The Self-Concept as a Source of Personal Meaning

Personal meaning can be defined as that which makes one's life most important, coherent and worthwhile. The extensive literature on personal meaning (see Wong, 1998 for a comprehensive review) is derived from seminal work on purpose-in-life (PIL) by Franld (1992). PIL represents a positive attitude toward possessing a future-oriented self-transcendent goal in life. PIL can be described in terms of its depth (strength) and type (content) of meaning associated with the goal.

Empirical work in humanistic/existential psychology (e.g., Beike & Niedenthal, 1998; Farran, Keane-Hagerty, Salloway, Kupferer, & Wilken, 1991) suggests that personal meaning (e.g., PIL) may stem from the self-concept. The self-concept represents the "compository of life span experiences, motivational states, and action orientations" (Cross & Markus, 1991, p. 230). The self-concept is a complex dynamic phenomenon containing multiple aspects (i.e., past, present and future self-conceptions), which are ordered in a hierarchy based on salience (i.e., the strength or intensity over the individual) and/or situtational importance. Because the entire self system is too enormous to be held in memory at once, the most salient and accessible self-conceptions are contained in the working self-concept, which Markus and Nurius (1986) defined as "the set of self-conceptions that are presently active in thought and memory" (p. …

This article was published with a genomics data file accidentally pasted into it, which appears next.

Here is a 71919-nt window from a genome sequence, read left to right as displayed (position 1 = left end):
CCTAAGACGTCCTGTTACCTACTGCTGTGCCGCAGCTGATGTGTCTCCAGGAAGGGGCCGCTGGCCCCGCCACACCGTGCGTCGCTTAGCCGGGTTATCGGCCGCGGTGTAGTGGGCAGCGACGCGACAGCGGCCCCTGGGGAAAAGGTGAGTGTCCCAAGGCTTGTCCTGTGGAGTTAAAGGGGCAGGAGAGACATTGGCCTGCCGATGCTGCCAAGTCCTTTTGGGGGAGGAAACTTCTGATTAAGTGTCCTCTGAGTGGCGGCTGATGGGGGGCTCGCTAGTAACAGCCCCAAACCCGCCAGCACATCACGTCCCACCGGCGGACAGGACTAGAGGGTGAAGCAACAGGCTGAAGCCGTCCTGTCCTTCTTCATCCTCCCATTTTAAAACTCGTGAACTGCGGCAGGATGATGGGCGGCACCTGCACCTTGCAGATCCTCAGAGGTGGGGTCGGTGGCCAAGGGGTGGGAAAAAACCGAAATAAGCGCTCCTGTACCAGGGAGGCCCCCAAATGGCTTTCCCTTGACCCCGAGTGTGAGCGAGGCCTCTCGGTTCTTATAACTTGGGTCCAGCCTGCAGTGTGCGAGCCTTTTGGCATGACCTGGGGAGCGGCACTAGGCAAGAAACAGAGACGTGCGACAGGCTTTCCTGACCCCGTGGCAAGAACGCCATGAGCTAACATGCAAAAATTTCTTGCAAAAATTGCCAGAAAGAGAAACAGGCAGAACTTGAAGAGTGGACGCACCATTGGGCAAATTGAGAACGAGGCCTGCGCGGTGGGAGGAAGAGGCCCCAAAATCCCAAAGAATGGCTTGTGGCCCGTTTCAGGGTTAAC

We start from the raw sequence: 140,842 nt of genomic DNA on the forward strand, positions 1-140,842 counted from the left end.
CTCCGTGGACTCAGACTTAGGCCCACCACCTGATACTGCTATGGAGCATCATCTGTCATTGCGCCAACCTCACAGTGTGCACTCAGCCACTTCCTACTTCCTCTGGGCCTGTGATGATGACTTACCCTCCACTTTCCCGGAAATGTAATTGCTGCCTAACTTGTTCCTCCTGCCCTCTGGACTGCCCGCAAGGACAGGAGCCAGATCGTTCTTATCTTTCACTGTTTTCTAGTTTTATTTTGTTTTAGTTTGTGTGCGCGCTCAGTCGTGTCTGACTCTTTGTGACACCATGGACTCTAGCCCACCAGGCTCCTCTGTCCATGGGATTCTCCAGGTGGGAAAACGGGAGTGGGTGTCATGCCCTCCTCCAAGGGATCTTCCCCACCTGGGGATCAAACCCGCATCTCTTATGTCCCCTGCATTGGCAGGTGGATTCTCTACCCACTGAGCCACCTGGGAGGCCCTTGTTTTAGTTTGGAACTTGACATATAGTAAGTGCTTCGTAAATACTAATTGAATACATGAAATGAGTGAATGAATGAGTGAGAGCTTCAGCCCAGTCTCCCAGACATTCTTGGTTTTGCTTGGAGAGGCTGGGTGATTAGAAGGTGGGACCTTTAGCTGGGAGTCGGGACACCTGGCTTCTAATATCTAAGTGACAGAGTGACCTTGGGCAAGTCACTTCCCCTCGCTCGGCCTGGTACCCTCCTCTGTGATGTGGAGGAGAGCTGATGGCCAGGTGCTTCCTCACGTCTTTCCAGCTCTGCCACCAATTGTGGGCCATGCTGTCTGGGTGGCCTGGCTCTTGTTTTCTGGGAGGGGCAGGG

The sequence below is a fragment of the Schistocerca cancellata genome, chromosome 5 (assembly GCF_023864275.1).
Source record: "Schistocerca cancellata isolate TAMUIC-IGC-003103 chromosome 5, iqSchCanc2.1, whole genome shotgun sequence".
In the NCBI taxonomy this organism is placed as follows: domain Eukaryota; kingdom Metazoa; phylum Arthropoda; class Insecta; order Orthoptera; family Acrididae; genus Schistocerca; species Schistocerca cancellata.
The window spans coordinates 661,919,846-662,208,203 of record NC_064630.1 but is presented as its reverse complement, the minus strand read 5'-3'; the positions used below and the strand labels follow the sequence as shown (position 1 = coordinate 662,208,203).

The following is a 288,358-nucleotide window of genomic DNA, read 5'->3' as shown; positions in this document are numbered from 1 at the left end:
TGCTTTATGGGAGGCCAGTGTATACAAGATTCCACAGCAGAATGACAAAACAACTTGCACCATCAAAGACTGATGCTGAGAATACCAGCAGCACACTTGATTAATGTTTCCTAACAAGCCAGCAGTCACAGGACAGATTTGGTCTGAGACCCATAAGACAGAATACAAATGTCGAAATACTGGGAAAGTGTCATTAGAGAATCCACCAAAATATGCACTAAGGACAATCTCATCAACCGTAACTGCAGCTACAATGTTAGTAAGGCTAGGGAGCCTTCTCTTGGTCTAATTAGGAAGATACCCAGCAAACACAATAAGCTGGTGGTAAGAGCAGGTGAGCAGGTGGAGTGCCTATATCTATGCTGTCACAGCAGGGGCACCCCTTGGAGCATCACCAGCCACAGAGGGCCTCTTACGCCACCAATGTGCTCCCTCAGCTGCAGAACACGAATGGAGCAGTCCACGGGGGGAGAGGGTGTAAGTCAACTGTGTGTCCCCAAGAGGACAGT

The rest of this article is only available to active members of Questia

Sign up now for a free, 1-day trial and receive full access to:

  • Questia's entire collection
  • Automatic bibliography creation
  • More helpful research tools like notes, citations, and highlights
  • Ad-free environment

Already a member? Log in now.

Notes for this article

Add a new note
If you are trying to select text to create highlights or citations, remember that you must now click or tap on the first word, and then click or tap on the last word.
One moment ...
Default project is now your active project.
Project items

Items saved from this article

This article has been saved
Highlights (0)
Some of your highlights are legacy items.

Highlights saved before July 30, 2012 will not be displayed on their respective source pages.

You can easily re-create the highlights by opening the book page or article, selecting the text, and clicking “Highlight.”

Citations (0)
Some of your citations are legacy items.

Any citation created before July 30, 2012 will labeled as a “Cited page.” New citations will be saved as cited passages, pages or articles.

We also added the ability to view new citations from your projects or the book or article where you created them.